Almost 30 years after Grant Fox helped New Zealand win the inaugural Rugby World Cup on home soil, his son Ryan will get the chance to follow in his famous father's footsteps when he competes in the World Cup of Golf.

Ryan FoxRyan was just six months old when the All Blacks beat France 29-9 in front of a capacity crowd at Eden Park in Auckland, with fly-half Grant contributing 16 points courtesy of four penalties, one conversion and a drop-goal.  

Twenty nine-years on from that 1987 showpiece, Ryan will aim to emulate his father's achievements when he represents New Zealand at Kingston Heath Golf Club, in Melbourne.

Grant, who was on the New Zealand board of selectors for last year's World Cup triumph, will be outside the ropes when his son makes his World Cup of Golf debut from November 24-27.

And Ryan, whose grandfather Merv Wallace played for the New Zealand cricket team between 1937 and 1953, will draw inspiration from his Dad's exploits when he attempts to add another chapter to the Fox family's history of sporting excellence.

"I'd only just been born when my Dad won the World Cup in 1987, so my memories of it are fairly sketchy. I do remember the 1995 World Cup final, when the All Blacks lost to South Africa after extra time, but my Dad had stopped playing by then," he said.

"I've watched the full video of the '87 final a couple of times, and also seen the highlights plenty of times. It was a completely different game back then, so it's very interesting comparing it to modern-day rugby. It was a very good final, and obviously a historic result for the All Blacks."

"I hadn't really thought about following in Dad's footsteps, but it'll be cool to play in a World Cup like him. As soon as I told Mum and Dad, they booked their flights and accommodations, so they're almost as excited as I am."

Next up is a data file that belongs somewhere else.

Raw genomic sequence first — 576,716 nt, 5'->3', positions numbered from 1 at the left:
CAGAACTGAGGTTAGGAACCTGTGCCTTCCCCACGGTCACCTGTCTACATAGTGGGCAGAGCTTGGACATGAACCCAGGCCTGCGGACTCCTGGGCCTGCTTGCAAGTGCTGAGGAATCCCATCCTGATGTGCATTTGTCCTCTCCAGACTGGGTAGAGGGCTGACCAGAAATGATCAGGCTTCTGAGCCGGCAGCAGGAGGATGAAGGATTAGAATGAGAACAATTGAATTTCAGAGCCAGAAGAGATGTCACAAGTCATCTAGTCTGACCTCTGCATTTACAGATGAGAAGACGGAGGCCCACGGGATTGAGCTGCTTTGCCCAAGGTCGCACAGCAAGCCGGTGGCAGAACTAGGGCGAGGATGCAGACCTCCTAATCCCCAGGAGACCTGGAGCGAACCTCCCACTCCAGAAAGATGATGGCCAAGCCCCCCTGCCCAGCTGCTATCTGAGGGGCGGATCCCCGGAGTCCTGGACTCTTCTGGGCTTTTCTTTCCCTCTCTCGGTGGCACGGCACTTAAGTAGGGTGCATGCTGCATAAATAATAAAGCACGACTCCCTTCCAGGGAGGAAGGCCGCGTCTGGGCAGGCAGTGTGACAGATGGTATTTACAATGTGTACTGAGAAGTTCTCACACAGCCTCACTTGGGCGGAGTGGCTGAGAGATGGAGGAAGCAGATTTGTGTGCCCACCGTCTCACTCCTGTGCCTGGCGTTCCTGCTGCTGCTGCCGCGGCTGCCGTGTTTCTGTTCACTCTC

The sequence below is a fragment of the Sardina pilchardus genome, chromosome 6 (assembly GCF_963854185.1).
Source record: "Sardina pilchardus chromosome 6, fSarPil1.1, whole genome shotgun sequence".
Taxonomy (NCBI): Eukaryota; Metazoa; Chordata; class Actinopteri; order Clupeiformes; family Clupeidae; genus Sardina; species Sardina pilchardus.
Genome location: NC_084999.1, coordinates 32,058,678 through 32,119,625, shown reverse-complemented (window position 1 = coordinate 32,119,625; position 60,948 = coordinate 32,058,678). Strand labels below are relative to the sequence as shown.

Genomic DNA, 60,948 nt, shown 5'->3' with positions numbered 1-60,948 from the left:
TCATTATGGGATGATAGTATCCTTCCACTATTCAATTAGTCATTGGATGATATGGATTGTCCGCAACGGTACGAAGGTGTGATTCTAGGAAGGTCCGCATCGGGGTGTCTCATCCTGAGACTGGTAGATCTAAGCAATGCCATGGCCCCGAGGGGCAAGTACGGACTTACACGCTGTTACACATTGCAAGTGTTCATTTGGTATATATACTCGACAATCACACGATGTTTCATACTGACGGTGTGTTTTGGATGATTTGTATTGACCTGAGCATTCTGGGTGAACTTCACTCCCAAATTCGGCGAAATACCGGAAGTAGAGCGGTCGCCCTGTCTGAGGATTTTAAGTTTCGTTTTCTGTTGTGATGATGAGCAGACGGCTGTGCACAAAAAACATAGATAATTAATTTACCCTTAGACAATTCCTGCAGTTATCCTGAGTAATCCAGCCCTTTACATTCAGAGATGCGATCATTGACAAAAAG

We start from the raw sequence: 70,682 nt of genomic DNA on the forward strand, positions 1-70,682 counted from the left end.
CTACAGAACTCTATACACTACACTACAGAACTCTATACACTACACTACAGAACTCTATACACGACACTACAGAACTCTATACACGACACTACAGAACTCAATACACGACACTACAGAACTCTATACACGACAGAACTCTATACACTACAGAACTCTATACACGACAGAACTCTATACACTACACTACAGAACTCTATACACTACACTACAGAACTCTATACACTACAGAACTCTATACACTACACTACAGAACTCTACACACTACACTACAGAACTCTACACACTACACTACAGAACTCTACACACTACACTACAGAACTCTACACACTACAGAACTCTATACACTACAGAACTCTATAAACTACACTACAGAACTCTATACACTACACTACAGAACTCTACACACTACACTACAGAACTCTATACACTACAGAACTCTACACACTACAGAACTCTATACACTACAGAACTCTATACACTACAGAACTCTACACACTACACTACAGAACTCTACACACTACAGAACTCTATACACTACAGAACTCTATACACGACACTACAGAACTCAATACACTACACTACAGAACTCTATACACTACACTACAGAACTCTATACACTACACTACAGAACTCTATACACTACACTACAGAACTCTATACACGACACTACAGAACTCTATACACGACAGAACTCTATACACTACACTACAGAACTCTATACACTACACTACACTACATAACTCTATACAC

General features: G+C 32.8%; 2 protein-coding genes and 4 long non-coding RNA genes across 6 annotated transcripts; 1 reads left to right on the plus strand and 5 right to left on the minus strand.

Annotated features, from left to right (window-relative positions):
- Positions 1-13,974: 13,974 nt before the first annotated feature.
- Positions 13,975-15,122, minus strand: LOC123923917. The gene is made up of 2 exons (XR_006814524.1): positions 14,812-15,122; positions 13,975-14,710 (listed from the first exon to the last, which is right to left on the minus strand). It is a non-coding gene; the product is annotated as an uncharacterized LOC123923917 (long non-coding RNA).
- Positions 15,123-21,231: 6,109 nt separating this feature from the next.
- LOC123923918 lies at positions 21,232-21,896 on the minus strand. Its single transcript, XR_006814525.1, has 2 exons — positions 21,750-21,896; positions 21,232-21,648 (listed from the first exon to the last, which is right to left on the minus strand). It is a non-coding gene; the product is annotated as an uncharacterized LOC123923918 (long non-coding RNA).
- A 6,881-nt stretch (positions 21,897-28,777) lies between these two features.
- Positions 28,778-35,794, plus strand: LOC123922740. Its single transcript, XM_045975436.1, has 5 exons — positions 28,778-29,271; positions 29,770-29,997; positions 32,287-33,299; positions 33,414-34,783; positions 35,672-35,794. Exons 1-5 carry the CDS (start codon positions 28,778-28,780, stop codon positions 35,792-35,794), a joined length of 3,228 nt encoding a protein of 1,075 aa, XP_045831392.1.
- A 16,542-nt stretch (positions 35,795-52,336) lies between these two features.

"It'll be the first time in six months that I'll see them, so it'll be good to catch up and hopefully I can put on a bit of a show and make them proud."

Fox recently represented his homeland in the Olympic Games in Rio, where he finished in a tie for 39th place, with his fellow Kiwi Danny Lee claiming a share of 27th.

Having won the Northern Ireland Open on the European Challenge Tour on his last appearance before the Olympics, and finished in his top ten in three of his four previous starts, Fox had high hopes and so was mildly disappointed by his performance in Rio.  

Nonetheless, he thoroughly enjoyed the experience away from the course, mingling with his fellow Olympians in the athletes' village and spending time with Lee, with whom he will again link up with in the World Cup of Golf. 

Fox is hoping the two will form a fruitful partnership, and believes the experiences they shared in Rio will stand them in good stead at Kingston Heath.

"The Olympics was such an amazing experience, on and off the course, and I'm sure the World Cup will be just as exciting. It's definitely one of the biggest tournaments I will have played in my career, so it was a thrill to get the call from Danny [Lee] to ask me to be his team-mate," Fox said.

"We played a fair bit of amateur golf together, so I already knew him reasonably well. But we hadn't seen much of each other in recent years because he plays in America, so it was good to spend some time with him in Rio. He hasn't changed a bit in the time he's been away, we had a great time in the Olympics talking a load of nonsense – which is what us Kiwis are known for!"

"Especially in foursomes, it's important to have a partner you get along with. It's a tough format and you're likely to put your partner in trouble at some point in the round, so if you can give one another stick about it then it relieves some of the tension! We both tend to make quite a lot of birdies, so hopefully we can complement one another well in foursomes and not birdie too many of the same holes." 

Fox's excitement for teeing up in the World Cup of Golf is heightened by the prospect of returning to Melbourne, one of his favourite cities, and Kingston Heath, a course he fell in love with during the 2012 Australian Masters – a tournament won by his fellow World Cup competitor, Adam Scott.

"Melbourne is such a great city, especially from a golfing perspective. It probably has the greatest concentration of quality golf courses anywhere in the world, so I've always loved visiting."

"Kingston Heath is such a fantastic course. It's definitely one of the best courses in Australia, and it's always in perfect condition. I'm sure it'll be the same for the World Cup, so I can't wait to get there and see it again."

Tickets for the World Cup of Golf, featuring Scott, World Number One Jason Day and a field of world-class players, are available for purchase at